41% of retail banks are seeking to differentiate themselves on the customer experiences with 27% focusing on optimizing the customer experience.
Data is the key to delivering customer-centric experiences. However, 91% of financial institutions state data infrastructure and data accessibility as major or moderate challenges. The truth is data can be overwhelming. It is often siloed within various tools and departments throughout an organization, and combined with online, offline, and third-party data, making it hard to put together a complete customer profile. And it quickly becomes very difficult to map all the information together in a meaningful and actionable way.
However, despite the challenges of getting to it, data provides the ability for marketers to understand their customers — and understanding customers is fundamental to creating meaningful interactions. Really knowing your customers goes far beyond income levels and car loans. It’s about understanding customers’ primary pain points, what their key milestones are, how they live their lives, and how far along they are on their financial journey. With that information, financial institutions can create experiences that best serve individual customers in a personalized manner at scale.
Marketing is the most frequent interaction customers have with financial institutions, and increasingly, the only interaction within a digital banking experience. Unfortunately, many financial marketers are missing the mark without even realizing it. Despite the rise of digital, a lot of marketers still engage in a one-size-fits-all approach to marketing regardless of the channel—leaving their customers feeling frustrated and ignored. Furthermore, this approach does little to create the personalized experience customers are seeking.
To compound the problem, a lot of marketing promotions are often in the financial institution’s best interest and not necessarily the customers. For example, a financial institution might want a customer to sign up for a home loan, and that’s as far as the messaging goes. Whereas, with a little personalization, a financial institution can see if that customer already has a loan, if they’ve been searching for loan options, or if they just signed a new lease and aren’t on the market. What it comes down to is that financial marketers are missing huge opportunities to truly engage with their customer base meaningfully by utilizing personalized messaging that benefit customers first and foremost. Bottom line, customers expect their financial institutions to know them better than they know themselves in regards to making the right financial decisions—otherwise the engagement often comes across as cold and irrelevant.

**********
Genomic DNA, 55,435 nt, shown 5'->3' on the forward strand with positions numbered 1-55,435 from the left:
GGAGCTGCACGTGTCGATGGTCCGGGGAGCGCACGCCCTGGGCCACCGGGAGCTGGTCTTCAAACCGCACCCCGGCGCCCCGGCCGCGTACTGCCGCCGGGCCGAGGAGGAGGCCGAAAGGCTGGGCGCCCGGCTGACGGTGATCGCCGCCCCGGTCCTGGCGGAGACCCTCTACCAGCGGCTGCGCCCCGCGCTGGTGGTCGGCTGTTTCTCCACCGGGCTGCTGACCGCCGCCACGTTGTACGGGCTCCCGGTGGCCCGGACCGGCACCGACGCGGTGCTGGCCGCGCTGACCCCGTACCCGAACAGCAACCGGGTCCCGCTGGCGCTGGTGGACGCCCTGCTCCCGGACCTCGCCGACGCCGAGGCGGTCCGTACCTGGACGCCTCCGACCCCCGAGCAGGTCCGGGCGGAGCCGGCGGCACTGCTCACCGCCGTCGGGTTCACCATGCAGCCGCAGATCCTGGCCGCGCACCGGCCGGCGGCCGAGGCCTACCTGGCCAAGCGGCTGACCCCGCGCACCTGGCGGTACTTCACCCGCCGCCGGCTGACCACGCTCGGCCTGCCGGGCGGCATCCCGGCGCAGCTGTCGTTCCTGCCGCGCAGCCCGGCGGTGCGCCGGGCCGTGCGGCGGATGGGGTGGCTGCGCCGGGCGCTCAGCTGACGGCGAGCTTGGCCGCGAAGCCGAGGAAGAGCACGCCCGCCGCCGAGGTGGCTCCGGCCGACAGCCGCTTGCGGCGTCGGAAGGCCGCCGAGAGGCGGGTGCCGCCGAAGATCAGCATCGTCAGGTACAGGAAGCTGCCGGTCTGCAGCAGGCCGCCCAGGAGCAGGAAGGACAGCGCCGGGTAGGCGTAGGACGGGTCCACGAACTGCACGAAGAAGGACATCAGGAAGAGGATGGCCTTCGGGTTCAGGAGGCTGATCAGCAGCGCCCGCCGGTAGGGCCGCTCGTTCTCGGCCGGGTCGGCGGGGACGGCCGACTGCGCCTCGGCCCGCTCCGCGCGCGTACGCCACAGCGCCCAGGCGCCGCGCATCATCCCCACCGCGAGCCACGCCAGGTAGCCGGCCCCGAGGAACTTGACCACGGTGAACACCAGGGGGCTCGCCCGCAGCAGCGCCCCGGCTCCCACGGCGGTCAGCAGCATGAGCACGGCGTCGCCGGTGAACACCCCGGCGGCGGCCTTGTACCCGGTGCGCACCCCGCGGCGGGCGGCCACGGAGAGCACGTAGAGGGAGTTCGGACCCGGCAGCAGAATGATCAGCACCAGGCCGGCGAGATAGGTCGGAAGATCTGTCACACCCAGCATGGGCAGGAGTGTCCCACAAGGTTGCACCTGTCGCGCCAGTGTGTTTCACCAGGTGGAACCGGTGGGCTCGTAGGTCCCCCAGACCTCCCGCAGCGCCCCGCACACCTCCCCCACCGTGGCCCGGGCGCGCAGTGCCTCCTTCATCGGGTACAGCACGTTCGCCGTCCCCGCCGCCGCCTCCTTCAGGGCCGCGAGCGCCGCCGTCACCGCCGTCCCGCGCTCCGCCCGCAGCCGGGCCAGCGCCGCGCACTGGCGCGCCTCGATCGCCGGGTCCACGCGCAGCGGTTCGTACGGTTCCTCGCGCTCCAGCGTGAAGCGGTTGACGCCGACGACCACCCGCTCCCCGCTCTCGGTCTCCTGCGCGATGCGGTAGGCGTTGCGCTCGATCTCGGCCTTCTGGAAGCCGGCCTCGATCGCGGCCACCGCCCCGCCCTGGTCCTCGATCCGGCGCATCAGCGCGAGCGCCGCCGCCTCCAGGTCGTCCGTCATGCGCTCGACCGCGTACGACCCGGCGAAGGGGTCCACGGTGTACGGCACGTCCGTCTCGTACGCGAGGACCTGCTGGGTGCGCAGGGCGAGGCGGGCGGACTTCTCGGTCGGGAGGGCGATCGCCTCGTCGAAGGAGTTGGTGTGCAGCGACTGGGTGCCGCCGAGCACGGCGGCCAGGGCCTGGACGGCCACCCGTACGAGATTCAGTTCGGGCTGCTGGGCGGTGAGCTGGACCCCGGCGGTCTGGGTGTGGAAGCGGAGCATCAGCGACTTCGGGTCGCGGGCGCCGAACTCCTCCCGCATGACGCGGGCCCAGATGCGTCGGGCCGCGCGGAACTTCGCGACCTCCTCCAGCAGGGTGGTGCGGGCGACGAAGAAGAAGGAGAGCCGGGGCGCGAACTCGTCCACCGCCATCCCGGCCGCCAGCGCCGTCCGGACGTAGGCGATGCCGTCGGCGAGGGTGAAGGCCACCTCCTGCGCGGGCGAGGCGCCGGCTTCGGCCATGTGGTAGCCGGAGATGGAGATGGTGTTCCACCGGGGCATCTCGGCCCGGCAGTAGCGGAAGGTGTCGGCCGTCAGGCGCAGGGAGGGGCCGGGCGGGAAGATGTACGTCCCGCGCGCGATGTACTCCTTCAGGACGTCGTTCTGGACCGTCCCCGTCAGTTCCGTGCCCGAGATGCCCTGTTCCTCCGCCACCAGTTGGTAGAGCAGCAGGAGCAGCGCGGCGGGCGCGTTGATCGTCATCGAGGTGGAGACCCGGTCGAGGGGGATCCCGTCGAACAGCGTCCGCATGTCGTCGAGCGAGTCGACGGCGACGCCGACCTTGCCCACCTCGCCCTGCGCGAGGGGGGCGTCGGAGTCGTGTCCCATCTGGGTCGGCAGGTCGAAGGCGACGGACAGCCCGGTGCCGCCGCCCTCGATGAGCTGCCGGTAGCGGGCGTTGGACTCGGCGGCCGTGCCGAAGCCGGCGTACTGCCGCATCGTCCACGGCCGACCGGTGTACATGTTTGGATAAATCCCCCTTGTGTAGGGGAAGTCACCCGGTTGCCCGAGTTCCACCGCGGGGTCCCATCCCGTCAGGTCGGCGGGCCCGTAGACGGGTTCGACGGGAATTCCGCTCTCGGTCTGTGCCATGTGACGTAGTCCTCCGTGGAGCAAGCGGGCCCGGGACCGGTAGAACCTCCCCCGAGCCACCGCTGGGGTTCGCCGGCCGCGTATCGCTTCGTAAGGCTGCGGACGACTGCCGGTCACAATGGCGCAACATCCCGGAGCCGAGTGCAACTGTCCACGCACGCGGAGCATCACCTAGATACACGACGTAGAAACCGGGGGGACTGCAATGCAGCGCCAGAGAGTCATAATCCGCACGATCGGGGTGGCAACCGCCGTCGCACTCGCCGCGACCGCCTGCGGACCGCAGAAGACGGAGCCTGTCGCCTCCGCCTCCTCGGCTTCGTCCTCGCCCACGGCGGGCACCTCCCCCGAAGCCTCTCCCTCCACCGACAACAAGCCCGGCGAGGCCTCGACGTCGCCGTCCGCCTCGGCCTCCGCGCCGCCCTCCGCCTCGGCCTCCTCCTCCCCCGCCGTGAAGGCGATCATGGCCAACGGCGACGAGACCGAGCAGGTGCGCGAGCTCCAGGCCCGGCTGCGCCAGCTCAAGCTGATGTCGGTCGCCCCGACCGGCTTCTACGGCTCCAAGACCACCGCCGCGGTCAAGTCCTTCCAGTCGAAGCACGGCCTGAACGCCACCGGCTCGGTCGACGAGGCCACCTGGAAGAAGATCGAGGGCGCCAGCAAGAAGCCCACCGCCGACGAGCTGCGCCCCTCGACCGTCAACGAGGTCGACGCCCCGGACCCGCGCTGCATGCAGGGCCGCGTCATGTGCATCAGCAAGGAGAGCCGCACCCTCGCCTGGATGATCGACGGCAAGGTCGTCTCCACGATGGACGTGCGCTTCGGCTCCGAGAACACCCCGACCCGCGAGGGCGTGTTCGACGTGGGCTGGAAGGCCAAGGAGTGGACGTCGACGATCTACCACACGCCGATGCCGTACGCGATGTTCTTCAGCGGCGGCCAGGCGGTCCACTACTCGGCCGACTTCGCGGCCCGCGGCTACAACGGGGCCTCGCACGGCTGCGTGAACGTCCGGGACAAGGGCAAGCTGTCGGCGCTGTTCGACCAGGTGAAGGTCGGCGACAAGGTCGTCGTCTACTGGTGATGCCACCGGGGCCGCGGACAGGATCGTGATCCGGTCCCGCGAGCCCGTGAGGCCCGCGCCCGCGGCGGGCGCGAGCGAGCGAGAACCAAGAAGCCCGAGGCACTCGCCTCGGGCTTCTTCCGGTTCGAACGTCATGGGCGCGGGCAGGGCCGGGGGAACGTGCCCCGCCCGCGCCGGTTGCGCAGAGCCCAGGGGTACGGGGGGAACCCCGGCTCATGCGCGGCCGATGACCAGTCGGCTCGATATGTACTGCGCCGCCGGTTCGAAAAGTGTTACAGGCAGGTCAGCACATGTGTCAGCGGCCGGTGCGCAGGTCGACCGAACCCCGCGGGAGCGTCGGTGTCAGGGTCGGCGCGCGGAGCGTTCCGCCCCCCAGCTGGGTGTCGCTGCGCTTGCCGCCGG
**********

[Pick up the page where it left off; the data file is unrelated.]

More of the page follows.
Bottom line, customers expect their financial institutions to know them better than they know themselves in regards to making the right financial decisions—otherwise the engagement often comes across as cold and irrelevant.
There’s no way around it, experience is the battlefront for competitive differentiation in the financial industry—and almost every other industry around the world. No longer will competitive rates or locations be enough to establish lasting relationships with customers. In short, customer expectations have forever changed. If you need any more incentive to focus on customer experience, look at Apple. Apple is not a software or hardware company, it’s a user experience company—and that’s the basis of competition for every segment they’ve entered. Tech giants have raised the bar, and people want their banking experience to be as seamless, intuitive, and simple as companies like Apple. For financial institutions to compete successfully and remain relevant, they need to focus on creating delightful customer experiences that match, if not exceed, expectations.
With all this being said, how can financial institutions get started in creating truly engaging and meaningful experiences? Here are three areas that can help financial institutions with their customer experience initiatives: